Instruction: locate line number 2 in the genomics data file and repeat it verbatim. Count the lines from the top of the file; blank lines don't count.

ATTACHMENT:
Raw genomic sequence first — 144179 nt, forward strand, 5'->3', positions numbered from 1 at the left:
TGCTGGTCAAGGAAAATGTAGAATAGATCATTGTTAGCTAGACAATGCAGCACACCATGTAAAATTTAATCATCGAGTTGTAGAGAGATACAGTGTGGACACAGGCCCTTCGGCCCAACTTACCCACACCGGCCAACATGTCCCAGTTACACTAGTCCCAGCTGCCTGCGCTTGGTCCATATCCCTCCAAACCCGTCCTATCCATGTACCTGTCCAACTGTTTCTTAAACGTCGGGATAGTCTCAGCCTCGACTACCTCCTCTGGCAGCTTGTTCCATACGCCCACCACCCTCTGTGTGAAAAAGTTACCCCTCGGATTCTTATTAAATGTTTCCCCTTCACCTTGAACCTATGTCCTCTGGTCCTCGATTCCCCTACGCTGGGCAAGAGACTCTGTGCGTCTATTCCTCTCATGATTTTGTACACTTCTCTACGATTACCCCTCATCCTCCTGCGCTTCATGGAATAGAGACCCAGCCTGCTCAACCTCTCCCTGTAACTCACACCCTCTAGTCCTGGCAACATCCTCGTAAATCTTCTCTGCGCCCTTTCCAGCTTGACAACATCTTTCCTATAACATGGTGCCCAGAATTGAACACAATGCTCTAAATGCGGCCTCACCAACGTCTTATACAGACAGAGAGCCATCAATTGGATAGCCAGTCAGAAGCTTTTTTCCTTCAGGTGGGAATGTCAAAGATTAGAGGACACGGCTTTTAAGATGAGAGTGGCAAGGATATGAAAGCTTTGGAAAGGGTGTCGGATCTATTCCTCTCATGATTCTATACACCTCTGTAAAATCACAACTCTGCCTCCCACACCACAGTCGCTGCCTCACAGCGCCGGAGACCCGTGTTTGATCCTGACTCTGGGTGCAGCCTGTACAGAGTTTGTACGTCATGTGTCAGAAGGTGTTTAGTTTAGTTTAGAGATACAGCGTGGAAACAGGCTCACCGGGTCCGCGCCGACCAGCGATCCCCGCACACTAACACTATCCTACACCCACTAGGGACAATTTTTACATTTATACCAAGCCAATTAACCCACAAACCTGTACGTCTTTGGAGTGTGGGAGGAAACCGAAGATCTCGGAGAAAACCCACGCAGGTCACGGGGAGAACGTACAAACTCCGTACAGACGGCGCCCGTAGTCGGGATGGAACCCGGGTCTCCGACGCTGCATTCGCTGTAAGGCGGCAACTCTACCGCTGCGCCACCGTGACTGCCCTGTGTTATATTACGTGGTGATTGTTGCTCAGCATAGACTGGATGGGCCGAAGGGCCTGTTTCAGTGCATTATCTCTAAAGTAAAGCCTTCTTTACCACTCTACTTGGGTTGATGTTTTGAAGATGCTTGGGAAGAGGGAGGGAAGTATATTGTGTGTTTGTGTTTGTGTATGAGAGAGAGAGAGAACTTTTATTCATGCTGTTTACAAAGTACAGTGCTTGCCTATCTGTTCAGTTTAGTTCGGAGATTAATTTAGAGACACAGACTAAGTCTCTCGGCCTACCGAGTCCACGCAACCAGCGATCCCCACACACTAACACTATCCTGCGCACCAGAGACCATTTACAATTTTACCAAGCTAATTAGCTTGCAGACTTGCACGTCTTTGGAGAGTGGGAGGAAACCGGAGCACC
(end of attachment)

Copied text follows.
TGCTGGTCAAGGAAAATGTAGAATAGATCATTGTTAGCTAGACAATGCAGCACACCATGTAAAATTTAATCATCGAGTTGTAGAGAGATACAGTGTGGACACAGGCCCTTCGGCCCAACTTACCCACACCGGCCAACATGTCCCAGTTACACTAGTCCCAGCTGCCTGCGCTTGGTCCATATCCCTCCAAACCCGTCCTATCCATGTACCTGTCCAACTGTTTCTTAAACGTCGGGATAGTCTCAGCCTCGACTACCTCCTCTGGCAGCTTGTTCCATACGCCCACCACCCTCTGTGTGAAAAAGTTACCCCTCGGATTCTTATTAAATGTTTCCCCTTCACCTTGAACCTATGTCCTCTGGTCCTCGATTCCCCTACGCTGGGCAAGAGACTCTGTGCGTCTATTCCTCTCATGATTTTGTACACTTCTCTACGATTACCCCTCATCCTCCTGCGCTTCATGGAATAGAGACCCAGCCTGCTCAACCTCTCCCTGTAACTCACACCCTCTAGTCCTGGCAACATCCTCGTAAATCTTCTCTGCGCCCTTTCCAGCTTGACAACATCTTTCCTATAACATGGTGCCCAGAATTGAACACAATGCTCTAAATGCGGCCTCACCAACGTCTTATACAGACAGAGAGCCATCAATTGGATAGCCAGTCAGAAGCTTTTTTCCTTCAGGTGGGAATGTCAAAGATTAGAGGACACGGCTTTTAAGATGAGAGTGGCAAGGATATGAAAGCTTTGGAAAGGGTGTCGGATCTATTCCTCTCATGATTCTATACACCTCTGTAAAATCACAACTCTGCCTCCCACACCACAGTCGCTGCCTCACAGCGCCGGAGACCCGTGTTTGATCCTGACTCTGGGTGCAGCCTGTACAGAGTTTGTACGTCATGTGTCAGAAGGTGTTTAGTTTAGTTTAGAGATACAGCGTGGAAACAGGCTCACCGGGTCCGCGCCGACCAGCGATCCCCGCACACTAACACTATCCTACACCCACTAGGGACAATTTTTACATTTATACCAAGCCAATTAACCCACAAACCTGTACGTCTTTGGAGTGTGGGAGGAAACCGAAGATCTCGGAGAAAACCCACGCAGGTCACGGGGAGAACGTACAAACTCCGTACAGACGGCGCCCGTAGTCGGGATGGAACCCGGGTCTCCGACGCTGCATTCGCTGTAAGGCGGCAACTCTACCGCTGCGCCACCGTGACTGCCCTGTGTTATATTACGTGGTGATTGTTGCTCAGCATAGACTGGATGGGCCGAAGGGCCTGTTTCAGTGCATTATCTCTAAAGTAAAGCCTTCTTTACCACTCTACTTGGGTTGATGTTTTGAAGATGCTTGGGAAGAGGGAGGGAAGTATATTGTGTGTTTGTGTTTGTGTATGAGAGAGAGAGAGAACTTTTATTCATGCTGTTTACAAAGTACAGTGCTTGCCTATCTGTTCAGTTTAGTTCGGAGATTAATTTAGAGACACAGACTAAGTCTCTCGGCCTACCGAGTCCACGCAACCAGCGATCCCCACACACTAACACTATCCTGCGCACCAGAGACCATTTACAATTTTACCAAGCTAATTAGCTTGCAGACTTGCACGTCTTTGGAGAGTGGGAGGAAACCGGAGCACC